June 2015
Volume 56, Issue 7
Free
ARVO Annual Meeting Abstract  |   June 2015
Neuroprotective Effects of Amnion-derived Cellular Cytokine Solution (ACCS) in Experimental Optic Neuritis
Author Affiliations & Notes
  • Reas Sulaimankutty
    Ophthalmology, Univ of Pennsylvania, Scheie Eye Inst, Philadelphia, PA
  • Kimberly Dine
    Ophthalmology, Univ of Pennsylvania, Scheie Eye Inst, Philadelphia, PA
  • Helayna Brown
    Ophthalmology, Univ of Pennsylvania, Scheie Eye Inst, Philadelphia, PA
  • Larry R Brown
    Stemnion Inc, Pittsburgh, PA
  • Kenneth S Shindler
    Ophthalmology, Univ of Pennsylvania, Scheie Eye Inst, Philadelphia, PA
  • Footnotes
    Commercial Relationships Reas Sulaimankutty, None; Kimberly Dine, None; Helayna Brown, None; Larry Brown, Stemnion Inc (I); Kenneth Shindler, Stemnion Inc (F)
  • Footnotes
    Support None
Investigative Ophthalmology & Visual Science June 2015, Vol.56, 5528. doi:
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    • Get Citation

      Reas Sulaimankutty, Kimberly Dine, Helayna Brown, Larry R Brown, Kenneth S Shindler; Neuroprotective Effects of Amnion-derived Cellular Cytokine Solution (ACCS) in Experimental Optic Neuritis. Invest. Ophthalmol. Vis. Sci. 2015;56(7 ):5528.

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      © ARVO (1962-2015); The Authors (2016-present)

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Abstract

Purpose: Optic neuritis is a demyelinating inflammation of the optic nerve that often occurs in multiple sclerosis (MS) patients. Loss of retinal ganglion cells (RGCs) and their axons also occurs in optic neuritis, and correlates with permanent vision loss. ACCS is a novel biologic mixture of growth factors and cytokines secreted from Amnion-derived Multipotent Progenitor (AMP) cells, that exhibits anti-inflammatory and neuroprotective properties in a variety of disease models. The ability of ACCS to suppress optic neuritis in the experimental autoimmune encephalomyelitis (EAE) model of MS was examined.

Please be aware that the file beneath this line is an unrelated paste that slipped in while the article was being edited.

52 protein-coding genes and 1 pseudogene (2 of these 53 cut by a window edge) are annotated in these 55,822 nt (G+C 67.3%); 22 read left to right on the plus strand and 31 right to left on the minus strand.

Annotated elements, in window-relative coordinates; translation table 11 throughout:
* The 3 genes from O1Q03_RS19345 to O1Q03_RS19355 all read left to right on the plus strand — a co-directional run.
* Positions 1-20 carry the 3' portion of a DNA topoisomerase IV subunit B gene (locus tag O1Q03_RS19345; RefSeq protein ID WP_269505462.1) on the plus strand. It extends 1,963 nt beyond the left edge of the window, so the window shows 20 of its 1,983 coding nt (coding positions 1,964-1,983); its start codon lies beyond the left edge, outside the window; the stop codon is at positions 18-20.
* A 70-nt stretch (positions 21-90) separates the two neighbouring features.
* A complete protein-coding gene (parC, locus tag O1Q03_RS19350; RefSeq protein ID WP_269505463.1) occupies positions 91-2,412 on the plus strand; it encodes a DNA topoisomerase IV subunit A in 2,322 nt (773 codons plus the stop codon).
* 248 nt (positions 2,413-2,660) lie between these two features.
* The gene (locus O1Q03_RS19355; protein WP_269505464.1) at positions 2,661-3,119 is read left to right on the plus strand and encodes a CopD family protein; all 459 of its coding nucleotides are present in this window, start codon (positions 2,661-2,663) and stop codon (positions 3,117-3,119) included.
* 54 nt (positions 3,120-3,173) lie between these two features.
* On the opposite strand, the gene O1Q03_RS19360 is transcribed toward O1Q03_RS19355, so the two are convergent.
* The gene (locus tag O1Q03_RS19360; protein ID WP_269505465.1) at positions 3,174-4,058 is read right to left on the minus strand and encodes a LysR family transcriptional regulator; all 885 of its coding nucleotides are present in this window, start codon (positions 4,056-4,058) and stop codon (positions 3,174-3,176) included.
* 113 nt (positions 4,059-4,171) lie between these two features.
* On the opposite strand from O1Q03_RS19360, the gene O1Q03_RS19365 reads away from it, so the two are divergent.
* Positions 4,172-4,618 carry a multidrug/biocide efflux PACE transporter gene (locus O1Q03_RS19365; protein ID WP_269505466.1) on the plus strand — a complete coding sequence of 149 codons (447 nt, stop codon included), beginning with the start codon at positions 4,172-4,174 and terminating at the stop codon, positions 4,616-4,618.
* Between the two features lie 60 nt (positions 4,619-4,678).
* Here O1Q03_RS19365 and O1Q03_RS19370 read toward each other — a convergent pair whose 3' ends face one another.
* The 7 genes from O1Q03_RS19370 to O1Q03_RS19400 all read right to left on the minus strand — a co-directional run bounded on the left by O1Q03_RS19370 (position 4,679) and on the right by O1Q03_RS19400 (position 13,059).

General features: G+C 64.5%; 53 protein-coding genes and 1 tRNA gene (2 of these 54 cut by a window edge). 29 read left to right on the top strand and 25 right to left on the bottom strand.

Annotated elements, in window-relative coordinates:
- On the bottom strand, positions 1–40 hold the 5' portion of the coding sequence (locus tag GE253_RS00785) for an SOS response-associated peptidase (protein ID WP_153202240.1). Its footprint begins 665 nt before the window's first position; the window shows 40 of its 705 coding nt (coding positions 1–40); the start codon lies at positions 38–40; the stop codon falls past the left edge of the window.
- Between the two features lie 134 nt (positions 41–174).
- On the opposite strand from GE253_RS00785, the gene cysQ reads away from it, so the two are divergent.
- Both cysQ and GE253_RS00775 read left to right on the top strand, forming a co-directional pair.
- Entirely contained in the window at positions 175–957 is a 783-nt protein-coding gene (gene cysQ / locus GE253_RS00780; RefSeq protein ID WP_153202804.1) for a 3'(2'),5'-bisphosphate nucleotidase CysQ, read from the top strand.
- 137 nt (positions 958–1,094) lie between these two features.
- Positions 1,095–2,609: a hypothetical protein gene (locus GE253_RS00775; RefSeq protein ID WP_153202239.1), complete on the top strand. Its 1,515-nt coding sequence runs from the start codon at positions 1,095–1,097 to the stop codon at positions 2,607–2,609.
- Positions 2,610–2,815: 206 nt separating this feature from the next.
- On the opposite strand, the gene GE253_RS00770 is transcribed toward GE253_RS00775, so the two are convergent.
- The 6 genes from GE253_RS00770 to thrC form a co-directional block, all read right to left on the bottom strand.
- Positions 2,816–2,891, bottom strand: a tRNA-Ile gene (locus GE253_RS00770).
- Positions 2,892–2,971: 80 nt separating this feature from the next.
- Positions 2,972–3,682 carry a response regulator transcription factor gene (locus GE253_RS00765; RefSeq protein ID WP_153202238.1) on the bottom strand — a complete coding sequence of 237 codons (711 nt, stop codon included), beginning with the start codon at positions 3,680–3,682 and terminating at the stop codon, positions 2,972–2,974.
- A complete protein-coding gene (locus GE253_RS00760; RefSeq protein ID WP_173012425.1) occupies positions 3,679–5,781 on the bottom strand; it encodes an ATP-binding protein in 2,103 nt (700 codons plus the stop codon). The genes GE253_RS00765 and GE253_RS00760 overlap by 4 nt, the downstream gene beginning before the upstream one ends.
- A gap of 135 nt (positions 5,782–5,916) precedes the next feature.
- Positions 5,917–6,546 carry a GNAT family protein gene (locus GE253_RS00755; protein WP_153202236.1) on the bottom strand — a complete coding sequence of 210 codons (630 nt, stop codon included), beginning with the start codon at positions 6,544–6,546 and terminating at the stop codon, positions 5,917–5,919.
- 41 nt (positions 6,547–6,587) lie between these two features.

Methods: EAE was induced in C57/BL6 mice by immunization with myelin oligodendroglial glycoprotein peptide. Mice were treated daily with one drop (6 uL) of ACCS intranasally beginning before or after onset of optic neuritis. Visual function was assessed by optokinetic responses (OKR) at baseline, then weekly until sacrifice 6 weeks post-immunization. Retinas and optic nerves were isolated. RGCs were immunolabeled with Brn3a antibodies to quantify RGC survival. Inflammation was assessed by H&E and Iba1 (macrophage/microglia marker) staining, demyelination by luxol fast blue staining, and axonal loss by neurofilament staining of optic nerve sections.

Results: Progressive decreases in OKR occurred in vehicle-treated EAE mice, along with significant RGC loss, consistent with prior studies showing onset of optic neuritis occurring 12-15 days after EAE induction. Daily intranasal ACCS treatment beginning on day 0 (day of immunization), 15, 22, or 30, significantly reduced the level of vision loss, and treatment from day 0 or day 15 significantly attenuated RGC loss. ACCS also decreased the degree of demyelination and axonal loss, but had limited effects on the level of inflammation in the optic nerve.

Conclusions: ACCS treatment attenuates RGC loss, preserves OKR responses, and reduces demyelination and axonal loss during experimental optic neuritis in EAE mice. ACCS exerts effects with treatment initiated before and after onset of optic neuritis, suggesting it may be useful as a preventative or abortive therapy. Results suggest ACCS is a potential treatment for optic neuritis that warrants further study. Furthermore, potent effects seen after intranasal administration suggest this may be a novel drug delivery method for optic neuritis.

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